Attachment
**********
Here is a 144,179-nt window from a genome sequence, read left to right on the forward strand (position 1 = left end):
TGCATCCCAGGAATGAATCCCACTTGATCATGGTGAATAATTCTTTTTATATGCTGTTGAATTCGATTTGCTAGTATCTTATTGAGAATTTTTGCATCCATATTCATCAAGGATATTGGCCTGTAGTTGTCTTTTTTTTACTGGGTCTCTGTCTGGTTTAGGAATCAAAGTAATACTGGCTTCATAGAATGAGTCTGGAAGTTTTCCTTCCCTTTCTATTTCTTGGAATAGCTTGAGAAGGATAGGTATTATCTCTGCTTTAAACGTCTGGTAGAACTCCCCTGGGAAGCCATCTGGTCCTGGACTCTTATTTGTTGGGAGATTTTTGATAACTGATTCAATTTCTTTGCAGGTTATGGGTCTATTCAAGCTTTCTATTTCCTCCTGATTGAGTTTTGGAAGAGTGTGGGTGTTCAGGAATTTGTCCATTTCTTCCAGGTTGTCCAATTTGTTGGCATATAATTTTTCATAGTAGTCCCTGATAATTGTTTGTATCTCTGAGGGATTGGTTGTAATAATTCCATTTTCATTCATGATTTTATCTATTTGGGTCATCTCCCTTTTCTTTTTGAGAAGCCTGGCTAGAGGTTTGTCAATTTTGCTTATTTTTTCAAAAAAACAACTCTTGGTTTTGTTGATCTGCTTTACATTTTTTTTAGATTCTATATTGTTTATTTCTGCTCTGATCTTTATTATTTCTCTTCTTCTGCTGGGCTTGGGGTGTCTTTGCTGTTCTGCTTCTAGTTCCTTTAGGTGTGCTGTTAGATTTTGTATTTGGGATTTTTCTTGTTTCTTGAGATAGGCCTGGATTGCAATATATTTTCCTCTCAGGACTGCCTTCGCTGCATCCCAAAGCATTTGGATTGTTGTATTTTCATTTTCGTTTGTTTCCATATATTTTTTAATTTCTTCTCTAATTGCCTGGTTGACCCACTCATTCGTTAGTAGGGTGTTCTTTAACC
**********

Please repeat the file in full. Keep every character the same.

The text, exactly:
Here is a 144,179-nt window from a genome sequence, read left to right on the forward strand (position 1 = left end):
TGCATCCCAGGAATGAATCCCACTTGATCATGGTGAATAATTCTTTTTATATGCTGTTGAATTCGATTTGCTAGTATCTTATTGAGAATTTTTGCATCCATATTCATCAAGGATATTGGCCTGTAGTTGTCTTTTTTTTACTGGGTCTCTGTCTGGTTTAGGAATCAAAGTAATACTGGCTTCATAGAATGAGTCTGGAAGTTTTCCTTCCCTTTCTATTTCTTGGAATAGCTTGAGAAGGATAGGTATTATCTCTGCTTTAAACGTCTGGTAGAACTCCCCTGGGAAGCCATCTGGTCCTGGACTCTTATTTGTTGGGAGATTTTTGATAACTGATTCAATTTCTTTGCAGGTTATGGGTCTATTCAAGCTTTCTATTTCCTCCTGATTGAGTTTTGGAAGAGTGTGGGTGTTCAGGAATTTGTCCATTTCTTCCAGGTTGTCCAATTTGTTGGCATATAATTTTTCATAGTAGTCCCTGATAATTGTTTGTATCTCTGAGGGATTGGTTGTAATAATTCCATTTTCATTCATGATTTTATCTATTTGGGTCATCTCCCTTTTCTTTTTGAGAAGCCTGGCTAGAGGTTTGTCAATTTTGCTTATTTTTTCAAAAAAACAACTCTTGGTTTTGTTGATCTGCTTTACATTTTTTTTAGATTCTATATTGTTTATTTCTGCTCTGATCTTTATTATTTCTCTTCTTCTGCTGGGCTTGGGGTGTCTTTGCTGTTCTGCTTCTAGTTCCTTTAGGTGTGCTGTTAGATTTTGTATTTGGGATTTTTCTTGTTTCTTGAGATAGGCCTGGATTGCAATATATTTTCCTCTCAGGACTGCCTTCGCTGCATCCCAAAGCATTTGGATTGTTGTATTTTCATTTTCGTTTGTTTCCATATATTTTTTAATTTCTTCTCTAATTGCCTGGTTGACCCACTCATTCGTTAGTAGGGTGTTCTTTAACC